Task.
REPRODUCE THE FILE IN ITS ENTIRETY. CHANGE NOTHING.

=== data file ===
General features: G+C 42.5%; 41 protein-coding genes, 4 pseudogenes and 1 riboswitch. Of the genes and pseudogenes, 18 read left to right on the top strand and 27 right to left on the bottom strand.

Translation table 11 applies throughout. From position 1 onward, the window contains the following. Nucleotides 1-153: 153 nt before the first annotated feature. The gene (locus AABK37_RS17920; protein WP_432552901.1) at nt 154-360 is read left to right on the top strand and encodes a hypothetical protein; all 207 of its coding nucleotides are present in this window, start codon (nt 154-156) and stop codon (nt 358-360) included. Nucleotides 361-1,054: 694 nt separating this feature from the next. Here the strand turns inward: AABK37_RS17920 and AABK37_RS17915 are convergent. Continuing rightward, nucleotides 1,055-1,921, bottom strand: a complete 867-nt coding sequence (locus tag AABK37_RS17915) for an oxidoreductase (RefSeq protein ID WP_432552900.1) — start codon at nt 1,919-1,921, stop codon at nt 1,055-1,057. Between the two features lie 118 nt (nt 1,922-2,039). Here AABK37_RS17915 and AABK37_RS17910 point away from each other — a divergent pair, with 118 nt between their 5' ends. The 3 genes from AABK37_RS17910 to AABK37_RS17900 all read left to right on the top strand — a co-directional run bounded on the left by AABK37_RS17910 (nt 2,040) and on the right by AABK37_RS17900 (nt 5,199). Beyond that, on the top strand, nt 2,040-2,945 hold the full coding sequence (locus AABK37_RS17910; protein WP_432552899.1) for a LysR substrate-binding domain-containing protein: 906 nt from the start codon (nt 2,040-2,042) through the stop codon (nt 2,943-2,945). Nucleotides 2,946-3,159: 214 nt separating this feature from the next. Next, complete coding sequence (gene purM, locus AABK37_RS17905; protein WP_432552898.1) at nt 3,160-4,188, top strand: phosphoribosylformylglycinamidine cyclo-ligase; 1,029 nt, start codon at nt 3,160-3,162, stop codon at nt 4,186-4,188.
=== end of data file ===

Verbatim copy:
General features: G+C 42.5%; 41 protein-coding genes, 4 pseudogenes and 1 riboswitch. Of the genes and pseudogenes, 18 read left to right on the top strand and 27 right to left on the bottom strand.

Translation table 11 applies throughout. From position 1 onward, the window contains the following. Nucleotides 1-153: 153 nt before the first annotated feature. The gene (locus AABK37_RS17920; protein WP_432552901.1) at nt 154-360 is read left to right on the top strand and encodes a hypothetical protein; all 207 of its coding nucleotides are present in this window, start codon (nt 154-156) and stop codon (nt 358-360) included. Nucleotides 361-1,054: 694 nt separating this feature from the next. Here the strand turns inward: AABK37_RS17920 and AABK37_RS17915 are convergent. Continuing rightward, nucleotides 1,055-1,921, bottom strand: a complete 867-nt coding sequence (locus tag AABK37_RS17915) for an oxidoreductase (RefSeq protein ID WP_432552900.1) — start codon at nt 1,919-1,921, stop codon at nt 1,055-1,057. Between the two features lie 118 nt (nt 1,922-2,039). Here AABK37_RS17915 and AABK37_RS17910 point away from each other — a divergent pair, with 118 nt between their 5' ends. The 3 genes from AABK37_RS17910 to AABK37_RS17900 all read left to right on the top strand — a co-directional run bounded on the left by AABK37_RS17910 (nt 2,040) and on the right by AABK37_RS17900 (nt 5,199). Beyond that, on the top strand, nt 2,040-2,945 hold the full coding sequence (locus AABK37_RS17910; protein WP_432552899.1) for a LysR substrate-binding domain-containing protein: 906 nt from the start codon (nt 2,040-2,042) through the stop codon (nt 2,943-2,945). Nucleotides 2,946-3,159: 214 nt separating this feature from the next. Next, complete coding sequence (gene purM, locus AABK37_RS17905; protein WP_432552898.1) at nt 3,160-4,188, top strand: phosphoribosylformylglycinamidine cyclo-ligase; 1,029 nt, start codon at nt 3,160-3,162, stop codon at nt 4,186-4,188.